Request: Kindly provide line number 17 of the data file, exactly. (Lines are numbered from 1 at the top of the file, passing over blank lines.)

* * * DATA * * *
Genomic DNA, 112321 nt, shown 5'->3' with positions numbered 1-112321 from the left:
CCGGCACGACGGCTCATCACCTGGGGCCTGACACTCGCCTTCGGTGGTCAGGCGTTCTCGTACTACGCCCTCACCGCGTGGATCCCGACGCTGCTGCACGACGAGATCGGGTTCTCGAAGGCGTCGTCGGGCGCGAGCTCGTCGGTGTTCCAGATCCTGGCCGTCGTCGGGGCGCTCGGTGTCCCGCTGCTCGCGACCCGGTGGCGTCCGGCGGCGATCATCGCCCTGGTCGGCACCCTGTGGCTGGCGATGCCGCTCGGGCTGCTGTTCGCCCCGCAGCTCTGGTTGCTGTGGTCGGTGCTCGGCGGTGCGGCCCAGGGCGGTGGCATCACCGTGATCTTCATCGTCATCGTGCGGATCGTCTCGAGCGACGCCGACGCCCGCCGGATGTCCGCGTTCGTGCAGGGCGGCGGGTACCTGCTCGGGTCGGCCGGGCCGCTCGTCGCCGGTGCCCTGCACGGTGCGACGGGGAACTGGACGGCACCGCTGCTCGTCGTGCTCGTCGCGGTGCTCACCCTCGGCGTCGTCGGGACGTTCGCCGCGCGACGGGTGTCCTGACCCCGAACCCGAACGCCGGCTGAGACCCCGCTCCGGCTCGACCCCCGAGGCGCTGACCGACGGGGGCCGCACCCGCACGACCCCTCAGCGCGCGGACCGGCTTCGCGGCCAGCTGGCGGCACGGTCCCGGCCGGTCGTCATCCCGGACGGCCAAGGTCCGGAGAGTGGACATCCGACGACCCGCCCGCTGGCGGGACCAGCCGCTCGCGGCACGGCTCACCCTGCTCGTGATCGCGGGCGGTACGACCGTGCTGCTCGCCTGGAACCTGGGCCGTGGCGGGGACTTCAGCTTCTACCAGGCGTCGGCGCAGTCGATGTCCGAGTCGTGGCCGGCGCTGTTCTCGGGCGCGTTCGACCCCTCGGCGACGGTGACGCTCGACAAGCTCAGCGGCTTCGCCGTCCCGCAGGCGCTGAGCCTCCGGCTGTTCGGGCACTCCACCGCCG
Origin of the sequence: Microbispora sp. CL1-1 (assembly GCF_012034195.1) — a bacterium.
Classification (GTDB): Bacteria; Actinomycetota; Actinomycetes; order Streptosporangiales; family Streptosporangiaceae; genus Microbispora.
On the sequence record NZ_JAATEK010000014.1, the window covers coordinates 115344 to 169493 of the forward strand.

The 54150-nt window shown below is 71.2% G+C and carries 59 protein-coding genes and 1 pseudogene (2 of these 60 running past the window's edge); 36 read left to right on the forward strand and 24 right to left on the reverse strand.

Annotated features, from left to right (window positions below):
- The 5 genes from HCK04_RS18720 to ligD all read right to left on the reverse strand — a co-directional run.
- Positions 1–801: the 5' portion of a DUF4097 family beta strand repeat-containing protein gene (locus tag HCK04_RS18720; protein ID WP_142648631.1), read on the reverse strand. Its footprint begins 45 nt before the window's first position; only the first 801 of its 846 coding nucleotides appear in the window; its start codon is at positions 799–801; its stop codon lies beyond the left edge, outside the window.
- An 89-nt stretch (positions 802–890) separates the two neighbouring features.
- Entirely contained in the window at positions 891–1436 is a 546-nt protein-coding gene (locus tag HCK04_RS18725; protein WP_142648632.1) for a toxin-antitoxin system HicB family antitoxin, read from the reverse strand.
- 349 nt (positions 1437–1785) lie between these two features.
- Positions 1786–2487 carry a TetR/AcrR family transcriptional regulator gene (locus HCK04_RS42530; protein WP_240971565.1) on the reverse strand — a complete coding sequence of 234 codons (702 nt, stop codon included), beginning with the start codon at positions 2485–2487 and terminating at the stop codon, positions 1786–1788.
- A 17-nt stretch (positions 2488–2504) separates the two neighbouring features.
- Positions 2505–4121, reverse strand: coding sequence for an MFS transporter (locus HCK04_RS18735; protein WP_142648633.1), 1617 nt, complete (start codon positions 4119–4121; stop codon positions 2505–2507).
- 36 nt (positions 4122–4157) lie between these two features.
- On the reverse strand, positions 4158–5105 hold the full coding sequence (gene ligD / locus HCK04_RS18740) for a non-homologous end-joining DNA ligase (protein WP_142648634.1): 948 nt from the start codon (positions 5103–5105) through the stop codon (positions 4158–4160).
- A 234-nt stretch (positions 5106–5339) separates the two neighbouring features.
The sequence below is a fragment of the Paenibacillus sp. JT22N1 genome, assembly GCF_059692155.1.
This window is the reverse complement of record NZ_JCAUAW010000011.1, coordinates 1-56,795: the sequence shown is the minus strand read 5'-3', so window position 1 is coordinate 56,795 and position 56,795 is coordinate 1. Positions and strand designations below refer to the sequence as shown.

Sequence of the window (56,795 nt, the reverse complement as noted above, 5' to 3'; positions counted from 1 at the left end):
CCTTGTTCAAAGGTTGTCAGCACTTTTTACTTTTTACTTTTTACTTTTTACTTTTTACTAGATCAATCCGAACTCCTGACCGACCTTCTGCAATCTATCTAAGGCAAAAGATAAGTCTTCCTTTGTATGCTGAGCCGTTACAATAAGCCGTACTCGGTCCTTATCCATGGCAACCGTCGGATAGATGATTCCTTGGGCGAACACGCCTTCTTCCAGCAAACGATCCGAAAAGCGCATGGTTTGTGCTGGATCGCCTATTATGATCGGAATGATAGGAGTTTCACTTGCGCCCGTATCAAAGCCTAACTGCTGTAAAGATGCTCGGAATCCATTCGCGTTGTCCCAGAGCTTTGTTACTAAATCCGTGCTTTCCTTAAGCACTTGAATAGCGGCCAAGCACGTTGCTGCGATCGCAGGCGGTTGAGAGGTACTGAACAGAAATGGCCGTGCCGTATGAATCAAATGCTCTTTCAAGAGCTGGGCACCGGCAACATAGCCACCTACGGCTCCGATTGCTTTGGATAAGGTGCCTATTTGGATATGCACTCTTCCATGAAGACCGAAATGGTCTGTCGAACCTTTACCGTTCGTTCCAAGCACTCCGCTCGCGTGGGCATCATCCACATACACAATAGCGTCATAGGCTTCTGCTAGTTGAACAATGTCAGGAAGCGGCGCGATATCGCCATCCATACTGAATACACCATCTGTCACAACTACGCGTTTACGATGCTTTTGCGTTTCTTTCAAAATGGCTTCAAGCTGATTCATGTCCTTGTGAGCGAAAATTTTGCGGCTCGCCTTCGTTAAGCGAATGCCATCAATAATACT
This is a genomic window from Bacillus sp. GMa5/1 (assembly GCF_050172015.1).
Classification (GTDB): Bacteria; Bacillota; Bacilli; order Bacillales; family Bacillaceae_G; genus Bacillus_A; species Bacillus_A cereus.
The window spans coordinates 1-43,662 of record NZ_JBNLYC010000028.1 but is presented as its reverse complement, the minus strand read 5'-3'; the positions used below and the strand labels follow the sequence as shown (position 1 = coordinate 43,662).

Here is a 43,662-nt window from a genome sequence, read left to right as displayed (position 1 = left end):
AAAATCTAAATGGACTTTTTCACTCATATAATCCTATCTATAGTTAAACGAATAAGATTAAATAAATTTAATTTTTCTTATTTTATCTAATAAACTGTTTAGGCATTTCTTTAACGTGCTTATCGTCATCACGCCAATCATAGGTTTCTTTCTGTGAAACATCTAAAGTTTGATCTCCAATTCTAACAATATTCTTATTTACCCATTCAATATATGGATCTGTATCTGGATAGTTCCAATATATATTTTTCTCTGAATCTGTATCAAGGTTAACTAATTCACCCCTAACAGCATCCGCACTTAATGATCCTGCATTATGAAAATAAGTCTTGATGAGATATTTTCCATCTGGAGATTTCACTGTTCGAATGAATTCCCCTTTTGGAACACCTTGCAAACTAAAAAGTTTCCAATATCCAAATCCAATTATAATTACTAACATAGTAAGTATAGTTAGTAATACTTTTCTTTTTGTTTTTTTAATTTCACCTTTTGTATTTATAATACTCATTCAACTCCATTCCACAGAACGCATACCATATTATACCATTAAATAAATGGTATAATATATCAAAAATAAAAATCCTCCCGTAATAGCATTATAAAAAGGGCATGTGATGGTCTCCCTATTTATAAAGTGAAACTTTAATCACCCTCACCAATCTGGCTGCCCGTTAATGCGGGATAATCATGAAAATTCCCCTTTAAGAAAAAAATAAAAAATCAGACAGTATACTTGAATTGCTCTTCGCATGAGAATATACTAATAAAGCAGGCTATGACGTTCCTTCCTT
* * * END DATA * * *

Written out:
- On the reverse strand, positions 4158–5105 hold the full coding sequence (gene ligD / locus HCK04_RS18740) for a non-homologous end-joining DNA ligase (protein WP_142648634.1): 948 nt from the start codon (positions 5103–5105) through the stop codon (positions 4158–4160).